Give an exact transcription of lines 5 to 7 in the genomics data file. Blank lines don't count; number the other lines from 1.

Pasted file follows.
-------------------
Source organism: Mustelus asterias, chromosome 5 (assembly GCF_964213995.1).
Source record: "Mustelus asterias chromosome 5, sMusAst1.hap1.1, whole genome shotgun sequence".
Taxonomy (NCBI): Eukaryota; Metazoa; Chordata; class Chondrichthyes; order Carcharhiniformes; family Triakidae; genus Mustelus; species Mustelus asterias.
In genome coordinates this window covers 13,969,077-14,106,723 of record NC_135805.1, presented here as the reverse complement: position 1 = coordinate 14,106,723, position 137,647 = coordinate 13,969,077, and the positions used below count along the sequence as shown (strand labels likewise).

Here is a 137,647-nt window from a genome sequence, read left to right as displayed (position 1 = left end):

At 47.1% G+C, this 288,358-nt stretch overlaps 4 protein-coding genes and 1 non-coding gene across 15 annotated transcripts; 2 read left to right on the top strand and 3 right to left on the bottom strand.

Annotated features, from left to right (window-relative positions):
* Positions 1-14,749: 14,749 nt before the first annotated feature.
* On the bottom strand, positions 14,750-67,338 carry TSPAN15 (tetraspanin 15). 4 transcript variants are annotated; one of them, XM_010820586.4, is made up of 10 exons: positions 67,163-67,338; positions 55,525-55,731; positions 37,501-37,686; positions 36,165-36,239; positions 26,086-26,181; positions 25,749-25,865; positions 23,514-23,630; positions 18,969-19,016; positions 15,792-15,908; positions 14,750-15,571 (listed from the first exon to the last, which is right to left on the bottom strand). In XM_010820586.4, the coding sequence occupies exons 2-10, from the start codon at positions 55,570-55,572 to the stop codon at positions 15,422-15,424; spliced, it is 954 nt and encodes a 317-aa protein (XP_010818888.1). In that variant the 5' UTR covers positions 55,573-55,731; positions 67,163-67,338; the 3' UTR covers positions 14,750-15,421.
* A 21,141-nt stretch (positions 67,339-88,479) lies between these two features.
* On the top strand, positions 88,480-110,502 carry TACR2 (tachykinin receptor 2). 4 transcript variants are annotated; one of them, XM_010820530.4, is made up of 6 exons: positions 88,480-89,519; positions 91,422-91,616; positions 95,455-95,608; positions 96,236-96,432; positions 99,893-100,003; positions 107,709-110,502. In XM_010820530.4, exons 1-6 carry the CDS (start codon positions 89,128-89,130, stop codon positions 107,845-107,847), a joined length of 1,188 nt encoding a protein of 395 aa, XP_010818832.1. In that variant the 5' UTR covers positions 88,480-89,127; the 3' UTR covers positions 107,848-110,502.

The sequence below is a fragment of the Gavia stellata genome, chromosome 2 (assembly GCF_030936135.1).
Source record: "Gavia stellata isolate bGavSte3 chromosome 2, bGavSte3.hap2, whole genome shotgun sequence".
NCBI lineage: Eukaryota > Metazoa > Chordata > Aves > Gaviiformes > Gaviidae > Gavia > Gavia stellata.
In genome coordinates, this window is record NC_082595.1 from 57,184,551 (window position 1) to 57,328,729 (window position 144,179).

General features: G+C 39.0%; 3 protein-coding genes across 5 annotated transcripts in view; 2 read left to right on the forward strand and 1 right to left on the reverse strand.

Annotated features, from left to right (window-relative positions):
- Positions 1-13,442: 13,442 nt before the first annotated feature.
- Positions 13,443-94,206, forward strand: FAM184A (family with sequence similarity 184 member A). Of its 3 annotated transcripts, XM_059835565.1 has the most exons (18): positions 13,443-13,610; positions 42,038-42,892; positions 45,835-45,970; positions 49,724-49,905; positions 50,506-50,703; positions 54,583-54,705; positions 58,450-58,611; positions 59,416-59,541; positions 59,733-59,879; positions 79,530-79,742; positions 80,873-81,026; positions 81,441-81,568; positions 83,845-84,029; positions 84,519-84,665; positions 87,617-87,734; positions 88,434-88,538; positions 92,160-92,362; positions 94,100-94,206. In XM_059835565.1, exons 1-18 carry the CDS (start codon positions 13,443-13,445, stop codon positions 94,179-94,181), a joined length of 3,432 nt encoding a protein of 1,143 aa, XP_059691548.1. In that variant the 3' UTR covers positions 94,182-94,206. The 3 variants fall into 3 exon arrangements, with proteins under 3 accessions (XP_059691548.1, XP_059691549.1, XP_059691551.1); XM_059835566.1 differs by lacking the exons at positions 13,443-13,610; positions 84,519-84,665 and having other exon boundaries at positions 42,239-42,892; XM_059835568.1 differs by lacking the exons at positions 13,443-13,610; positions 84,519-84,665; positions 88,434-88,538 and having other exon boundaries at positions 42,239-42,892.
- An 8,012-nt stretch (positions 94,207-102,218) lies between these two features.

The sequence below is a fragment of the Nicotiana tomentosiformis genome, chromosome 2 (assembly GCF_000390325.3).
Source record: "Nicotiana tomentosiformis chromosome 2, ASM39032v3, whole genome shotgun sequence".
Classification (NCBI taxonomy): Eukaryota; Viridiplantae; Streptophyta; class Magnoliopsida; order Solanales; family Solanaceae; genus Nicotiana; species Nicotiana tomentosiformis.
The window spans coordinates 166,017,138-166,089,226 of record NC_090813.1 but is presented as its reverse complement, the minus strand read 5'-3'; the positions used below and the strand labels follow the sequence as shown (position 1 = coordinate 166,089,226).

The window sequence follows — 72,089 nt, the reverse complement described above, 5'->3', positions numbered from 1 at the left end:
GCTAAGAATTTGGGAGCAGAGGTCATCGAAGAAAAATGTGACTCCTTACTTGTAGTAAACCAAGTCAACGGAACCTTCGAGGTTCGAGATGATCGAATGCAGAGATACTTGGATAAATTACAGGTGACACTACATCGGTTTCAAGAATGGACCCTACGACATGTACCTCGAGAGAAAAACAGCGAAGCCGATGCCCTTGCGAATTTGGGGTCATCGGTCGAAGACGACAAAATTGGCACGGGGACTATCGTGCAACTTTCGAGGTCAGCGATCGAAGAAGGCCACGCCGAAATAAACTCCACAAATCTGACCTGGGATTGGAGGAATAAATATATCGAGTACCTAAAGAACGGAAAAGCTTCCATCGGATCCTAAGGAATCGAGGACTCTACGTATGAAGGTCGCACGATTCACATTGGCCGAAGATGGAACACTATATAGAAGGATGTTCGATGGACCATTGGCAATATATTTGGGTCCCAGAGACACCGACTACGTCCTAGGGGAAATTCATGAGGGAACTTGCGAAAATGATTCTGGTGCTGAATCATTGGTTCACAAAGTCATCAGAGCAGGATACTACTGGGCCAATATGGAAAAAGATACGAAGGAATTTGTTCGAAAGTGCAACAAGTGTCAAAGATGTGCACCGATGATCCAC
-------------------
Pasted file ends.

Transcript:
Here is a 137,647-nt window from a genome sequence, read left to right as displayed (position 1 = left end):

At 47.1% G+C, this 288,358-nt stretch overlaps 4 protein-coding genes and 1 non-coding gene across 15 annotated transcripts; 2 read left to right on the top strand and 3 right to left on the bottom strand.

Annotated features, from left to right (window-relative positions):